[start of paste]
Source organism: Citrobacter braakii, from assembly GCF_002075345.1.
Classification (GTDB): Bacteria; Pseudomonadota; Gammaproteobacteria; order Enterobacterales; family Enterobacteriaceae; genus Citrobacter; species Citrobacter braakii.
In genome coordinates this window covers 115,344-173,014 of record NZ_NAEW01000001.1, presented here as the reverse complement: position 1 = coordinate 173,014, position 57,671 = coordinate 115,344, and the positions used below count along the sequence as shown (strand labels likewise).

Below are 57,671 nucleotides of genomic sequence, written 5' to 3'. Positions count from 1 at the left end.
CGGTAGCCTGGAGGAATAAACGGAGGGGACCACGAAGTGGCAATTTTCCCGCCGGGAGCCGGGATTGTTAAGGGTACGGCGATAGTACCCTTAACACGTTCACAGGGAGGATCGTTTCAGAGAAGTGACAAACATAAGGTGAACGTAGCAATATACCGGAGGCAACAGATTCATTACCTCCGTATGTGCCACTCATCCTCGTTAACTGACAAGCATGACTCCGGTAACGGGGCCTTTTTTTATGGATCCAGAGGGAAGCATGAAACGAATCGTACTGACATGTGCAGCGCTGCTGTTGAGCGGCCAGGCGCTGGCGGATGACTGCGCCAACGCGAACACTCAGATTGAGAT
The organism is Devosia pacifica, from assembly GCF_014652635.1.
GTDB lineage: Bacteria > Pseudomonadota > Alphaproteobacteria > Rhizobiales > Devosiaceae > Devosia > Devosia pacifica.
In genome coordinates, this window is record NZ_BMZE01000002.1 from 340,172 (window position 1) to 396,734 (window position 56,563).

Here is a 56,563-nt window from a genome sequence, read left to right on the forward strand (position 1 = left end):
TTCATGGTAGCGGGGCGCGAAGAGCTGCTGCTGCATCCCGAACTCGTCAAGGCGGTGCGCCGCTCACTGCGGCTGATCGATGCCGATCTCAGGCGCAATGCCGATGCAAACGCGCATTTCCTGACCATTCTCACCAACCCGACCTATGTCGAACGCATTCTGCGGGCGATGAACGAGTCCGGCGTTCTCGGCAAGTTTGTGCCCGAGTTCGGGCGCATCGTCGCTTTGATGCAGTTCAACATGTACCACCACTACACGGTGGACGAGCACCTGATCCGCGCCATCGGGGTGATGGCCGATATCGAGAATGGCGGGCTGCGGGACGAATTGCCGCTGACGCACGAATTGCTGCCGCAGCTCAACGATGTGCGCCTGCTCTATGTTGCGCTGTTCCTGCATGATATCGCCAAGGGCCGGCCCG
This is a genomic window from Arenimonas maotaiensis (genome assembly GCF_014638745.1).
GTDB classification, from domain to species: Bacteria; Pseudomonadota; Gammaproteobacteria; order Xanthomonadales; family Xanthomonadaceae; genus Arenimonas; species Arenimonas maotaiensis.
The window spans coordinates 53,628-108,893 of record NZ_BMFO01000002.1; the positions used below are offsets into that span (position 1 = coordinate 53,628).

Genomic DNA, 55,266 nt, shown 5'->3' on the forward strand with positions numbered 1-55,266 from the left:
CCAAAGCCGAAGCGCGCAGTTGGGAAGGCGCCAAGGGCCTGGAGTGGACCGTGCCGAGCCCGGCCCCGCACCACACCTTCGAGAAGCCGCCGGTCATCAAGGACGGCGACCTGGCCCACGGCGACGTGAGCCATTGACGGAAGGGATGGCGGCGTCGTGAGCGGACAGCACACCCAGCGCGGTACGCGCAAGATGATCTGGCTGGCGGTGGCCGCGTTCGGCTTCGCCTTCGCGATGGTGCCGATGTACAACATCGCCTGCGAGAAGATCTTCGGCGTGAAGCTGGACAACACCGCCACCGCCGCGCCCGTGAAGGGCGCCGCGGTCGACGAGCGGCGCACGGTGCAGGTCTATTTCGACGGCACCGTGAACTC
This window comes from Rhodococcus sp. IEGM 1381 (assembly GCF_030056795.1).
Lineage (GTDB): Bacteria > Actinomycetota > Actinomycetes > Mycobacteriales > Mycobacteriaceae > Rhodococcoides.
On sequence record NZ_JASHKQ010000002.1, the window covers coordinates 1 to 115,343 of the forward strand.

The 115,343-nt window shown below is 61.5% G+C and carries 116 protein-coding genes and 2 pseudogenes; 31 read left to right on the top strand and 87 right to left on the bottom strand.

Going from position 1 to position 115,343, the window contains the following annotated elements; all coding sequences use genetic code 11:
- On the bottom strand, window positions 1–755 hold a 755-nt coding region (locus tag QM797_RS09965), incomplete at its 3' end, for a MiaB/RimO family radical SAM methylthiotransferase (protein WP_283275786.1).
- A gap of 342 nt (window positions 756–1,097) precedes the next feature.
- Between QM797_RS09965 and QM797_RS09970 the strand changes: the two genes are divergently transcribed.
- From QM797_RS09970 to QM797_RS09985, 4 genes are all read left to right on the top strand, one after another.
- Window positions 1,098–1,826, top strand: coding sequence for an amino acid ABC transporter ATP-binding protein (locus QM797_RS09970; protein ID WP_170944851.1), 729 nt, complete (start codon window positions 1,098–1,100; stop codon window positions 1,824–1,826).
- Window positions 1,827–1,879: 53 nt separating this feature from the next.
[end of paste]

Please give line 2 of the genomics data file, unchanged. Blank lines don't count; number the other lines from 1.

Classification (GTDB): Bacteria; Pseudomonadota; Gammaproteobacteria; order Enterobacterales; family Enterobacteriaceae; genus Citrobacter; species Citrobacter braakii.